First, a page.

The merging of the performance arts was magnificently displayed at the new Walt Disney Theatre with the final event in their Grand Premiere festivities of the Dr. Phillips Center.  A remount of the Bach Festival of Winter Park and the Orlando Ballet‘s 2013 production of Carl Orff’s Carmina Burana was, quite simply, breathtaking in every since of the word.  Mr. Orff’s 1935 work which many times gets categorized as opera, is certainly not.  Instead it is a meticulously crafted song cycle of 24 medieval poems that remarks on the nature, the perils love, lust, wealth and redemption.    As a stand alone oratorio, Carmina Burana always makes for a good listen.  To that end, the Chicago Symphony Orchestra‘s recent tour and recording under the baton of Riccardo Mutti is the new benchmark of Orff’s work.  It also a favorite of my friend, Ashley Wheater, Artistic Director of the fabled Joffrey Ballet, as we discussed here.

But there is something viscerally transcendent when dance is merged with the piece.    In the past few years, I have seen at least three different productions by various ballet companies (and one modern dance company) but none have come close to the ornate beauty and sexual energy of Orlando Ballet Artistic Director Robert Hill’s vision.  The reason for this is that Mr. Hill’s company of exquisite dancers also have an innate since of the truth they are conveying as actors to each of the sequences of Orff’s work.  Perfect examples of this can be seen in David Kiyak, whose “Omnia sol Temperat” had myself and those seating around me in tears.  Why? Because movement and story become one.  Same with Arcadian Broad’s electric “Were All The World Mine”.

This was also a vocally perfect production with Gabriel Premisser’s precise diction adding a new level of understanding the composer’s lyrics.  Soprano Julia Foster brought down the house and tenor James Hall, which miraculous vocal agility, certainly has another job waiting for him in the role of Mary Sunshine in the musical Chicago!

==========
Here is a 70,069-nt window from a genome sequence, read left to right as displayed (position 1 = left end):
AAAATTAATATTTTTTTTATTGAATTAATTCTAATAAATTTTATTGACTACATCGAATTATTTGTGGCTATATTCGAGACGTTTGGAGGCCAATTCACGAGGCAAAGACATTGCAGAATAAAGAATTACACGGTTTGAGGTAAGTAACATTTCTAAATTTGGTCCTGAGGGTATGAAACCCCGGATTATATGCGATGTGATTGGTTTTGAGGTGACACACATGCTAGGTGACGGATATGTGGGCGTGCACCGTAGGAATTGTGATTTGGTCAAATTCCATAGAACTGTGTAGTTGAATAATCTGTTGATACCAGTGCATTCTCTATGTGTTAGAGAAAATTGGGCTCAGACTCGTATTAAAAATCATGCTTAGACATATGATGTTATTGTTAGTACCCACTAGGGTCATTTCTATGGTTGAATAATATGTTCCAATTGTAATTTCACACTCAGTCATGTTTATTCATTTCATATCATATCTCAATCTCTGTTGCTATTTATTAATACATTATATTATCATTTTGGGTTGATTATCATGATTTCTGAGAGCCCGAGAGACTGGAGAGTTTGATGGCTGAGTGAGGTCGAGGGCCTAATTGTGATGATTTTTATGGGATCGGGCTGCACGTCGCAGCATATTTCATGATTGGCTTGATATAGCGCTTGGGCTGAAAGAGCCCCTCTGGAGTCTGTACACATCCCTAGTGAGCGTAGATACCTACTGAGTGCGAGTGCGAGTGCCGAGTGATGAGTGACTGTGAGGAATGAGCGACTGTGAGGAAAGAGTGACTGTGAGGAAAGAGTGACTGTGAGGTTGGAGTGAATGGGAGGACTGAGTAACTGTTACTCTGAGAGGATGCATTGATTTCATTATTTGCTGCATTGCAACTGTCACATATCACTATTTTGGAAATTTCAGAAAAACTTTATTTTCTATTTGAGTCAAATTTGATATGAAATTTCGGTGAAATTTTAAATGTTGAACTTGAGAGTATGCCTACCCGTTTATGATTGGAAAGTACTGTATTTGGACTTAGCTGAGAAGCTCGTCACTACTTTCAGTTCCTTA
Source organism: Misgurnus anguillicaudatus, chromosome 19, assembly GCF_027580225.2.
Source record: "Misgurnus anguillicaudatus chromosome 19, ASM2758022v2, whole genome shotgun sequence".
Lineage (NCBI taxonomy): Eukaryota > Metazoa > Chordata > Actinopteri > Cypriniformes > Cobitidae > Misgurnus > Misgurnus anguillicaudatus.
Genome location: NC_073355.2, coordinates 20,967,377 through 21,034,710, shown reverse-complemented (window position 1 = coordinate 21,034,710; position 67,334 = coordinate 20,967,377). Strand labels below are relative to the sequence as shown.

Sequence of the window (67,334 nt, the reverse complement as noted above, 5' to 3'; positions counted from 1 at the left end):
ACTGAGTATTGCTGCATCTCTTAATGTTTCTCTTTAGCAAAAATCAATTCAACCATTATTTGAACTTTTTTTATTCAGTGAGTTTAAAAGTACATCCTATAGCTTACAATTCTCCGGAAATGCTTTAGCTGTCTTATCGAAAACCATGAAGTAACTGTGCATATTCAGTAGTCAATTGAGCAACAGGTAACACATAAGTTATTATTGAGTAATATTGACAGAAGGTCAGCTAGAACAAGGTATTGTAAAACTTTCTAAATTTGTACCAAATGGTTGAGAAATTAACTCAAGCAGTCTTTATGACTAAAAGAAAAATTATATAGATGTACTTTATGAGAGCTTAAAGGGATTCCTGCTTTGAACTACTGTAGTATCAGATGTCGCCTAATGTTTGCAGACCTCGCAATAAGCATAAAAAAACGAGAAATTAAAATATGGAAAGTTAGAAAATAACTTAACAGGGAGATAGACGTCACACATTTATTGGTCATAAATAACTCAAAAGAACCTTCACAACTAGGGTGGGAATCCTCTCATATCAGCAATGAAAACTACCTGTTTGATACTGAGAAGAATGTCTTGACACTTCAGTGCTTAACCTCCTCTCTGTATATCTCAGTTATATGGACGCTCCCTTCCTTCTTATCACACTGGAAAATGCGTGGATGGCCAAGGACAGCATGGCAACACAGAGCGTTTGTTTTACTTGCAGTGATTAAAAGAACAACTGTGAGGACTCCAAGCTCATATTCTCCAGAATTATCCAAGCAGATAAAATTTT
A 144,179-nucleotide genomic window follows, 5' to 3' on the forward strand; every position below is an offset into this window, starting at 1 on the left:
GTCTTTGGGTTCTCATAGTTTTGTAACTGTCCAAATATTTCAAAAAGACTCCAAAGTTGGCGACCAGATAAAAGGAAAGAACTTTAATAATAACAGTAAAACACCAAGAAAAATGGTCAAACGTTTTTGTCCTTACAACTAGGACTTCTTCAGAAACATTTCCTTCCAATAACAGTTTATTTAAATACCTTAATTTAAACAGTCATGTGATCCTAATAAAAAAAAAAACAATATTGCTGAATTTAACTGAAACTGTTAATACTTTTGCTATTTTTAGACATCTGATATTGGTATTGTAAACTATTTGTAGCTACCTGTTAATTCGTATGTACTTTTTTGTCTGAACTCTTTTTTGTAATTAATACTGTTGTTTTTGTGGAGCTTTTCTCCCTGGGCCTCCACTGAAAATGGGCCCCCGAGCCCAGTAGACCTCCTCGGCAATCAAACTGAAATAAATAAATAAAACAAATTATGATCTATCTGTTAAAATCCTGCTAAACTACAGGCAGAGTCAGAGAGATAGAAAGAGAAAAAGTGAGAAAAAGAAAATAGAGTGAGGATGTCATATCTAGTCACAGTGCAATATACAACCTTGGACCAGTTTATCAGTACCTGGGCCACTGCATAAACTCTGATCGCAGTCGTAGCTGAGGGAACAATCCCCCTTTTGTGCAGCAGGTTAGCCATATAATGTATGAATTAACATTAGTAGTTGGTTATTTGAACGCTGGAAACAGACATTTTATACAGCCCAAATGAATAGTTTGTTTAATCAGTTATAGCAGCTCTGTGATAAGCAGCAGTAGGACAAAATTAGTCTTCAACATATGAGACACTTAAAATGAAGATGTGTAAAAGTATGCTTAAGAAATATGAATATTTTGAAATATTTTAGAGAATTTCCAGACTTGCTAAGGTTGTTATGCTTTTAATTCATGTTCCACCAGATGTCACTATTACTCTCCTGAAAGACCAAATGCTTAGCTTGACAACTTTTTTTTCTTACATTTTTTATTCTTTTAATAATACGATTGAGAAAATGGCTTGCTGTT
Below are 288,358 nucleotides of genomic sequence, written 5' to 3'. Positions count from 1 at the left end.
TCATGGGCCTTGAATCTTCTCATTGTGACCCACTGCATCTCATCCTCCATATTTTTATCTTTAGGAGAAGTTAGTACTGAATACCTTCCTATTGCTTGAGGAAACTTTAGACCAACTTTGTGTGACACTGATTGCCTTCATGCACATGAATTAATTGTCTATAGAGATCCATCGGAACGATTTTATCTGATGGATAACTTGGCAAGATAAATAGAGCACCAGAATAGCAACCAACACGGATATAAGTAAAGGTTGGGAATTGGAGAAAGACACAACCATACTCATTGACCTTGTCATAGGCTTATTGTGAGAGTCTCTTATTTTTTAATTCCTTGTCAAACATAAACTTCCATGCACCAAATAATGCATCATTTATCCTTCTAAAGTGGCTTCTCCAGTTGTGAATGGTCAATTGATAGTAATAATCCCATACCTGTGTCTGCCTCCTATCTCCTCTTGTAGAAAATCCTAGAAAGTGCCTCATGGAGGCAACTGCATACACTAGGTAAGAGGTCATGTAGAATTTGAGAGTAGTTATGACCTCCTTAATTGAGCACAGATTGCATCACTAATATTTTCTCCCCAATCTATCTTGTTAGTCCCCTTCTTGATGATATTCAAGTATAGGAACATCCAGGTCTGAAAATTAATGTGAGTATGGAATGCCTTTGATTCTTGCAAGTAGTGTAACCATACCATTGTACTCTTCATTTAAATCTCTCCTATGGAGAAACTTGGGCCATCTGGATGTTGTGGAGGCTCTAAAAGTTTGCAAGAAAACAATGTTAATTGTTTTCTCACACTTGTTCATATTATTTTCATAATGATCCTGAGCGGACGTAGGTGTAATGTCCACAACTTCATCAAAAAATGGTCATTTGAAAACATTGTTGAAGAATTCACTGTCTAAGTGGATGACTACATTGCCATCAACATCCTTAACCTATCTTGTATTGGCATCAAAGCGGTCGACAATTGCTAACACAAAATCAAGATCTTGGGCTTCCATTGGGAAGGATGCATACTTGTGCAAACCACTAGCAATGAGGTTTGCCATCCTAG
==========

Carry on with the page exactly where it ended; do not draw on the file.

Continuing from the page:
Artistic director and conductor of the Bach Festival Social of Winter Park, John V. Sinclair was in expert control of the entire evening via his baton.  Mr. Sinclair took some of the pieces a bit more uptempo then I have usually heard, but this was a welcome change as it created a more energetic piece as a whole.

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This is the second time seeing a production at this magnificent center, the first being theBroadway and Beyond gala in which the the Walt Disney Center proved a perfect fit.   The utilitarian aspect of  detail is also well suited for this grand combined work as well, as the sound was crisp and clear.  However, there were some major sight line issues from the far left side where I was seated, and  times when at times only half of the dancers were visible.  This issue which made several patrons near me request other seats.   The Walt Disney Theatre is certainly not unique with this issue and is a problem easily solved by sectioning off those seats for intimate performances.

That is a minor quibble though.  Mr. Hill and his collaborators have created the benchmark of Mr. Orff’s work that other companies must now work to strive for.  For anyone that ever doubted that theatre is a living and breathing thing, then they only would need to see these magnificent dancers, orchestra and vocalists in their natural habitat….the stage.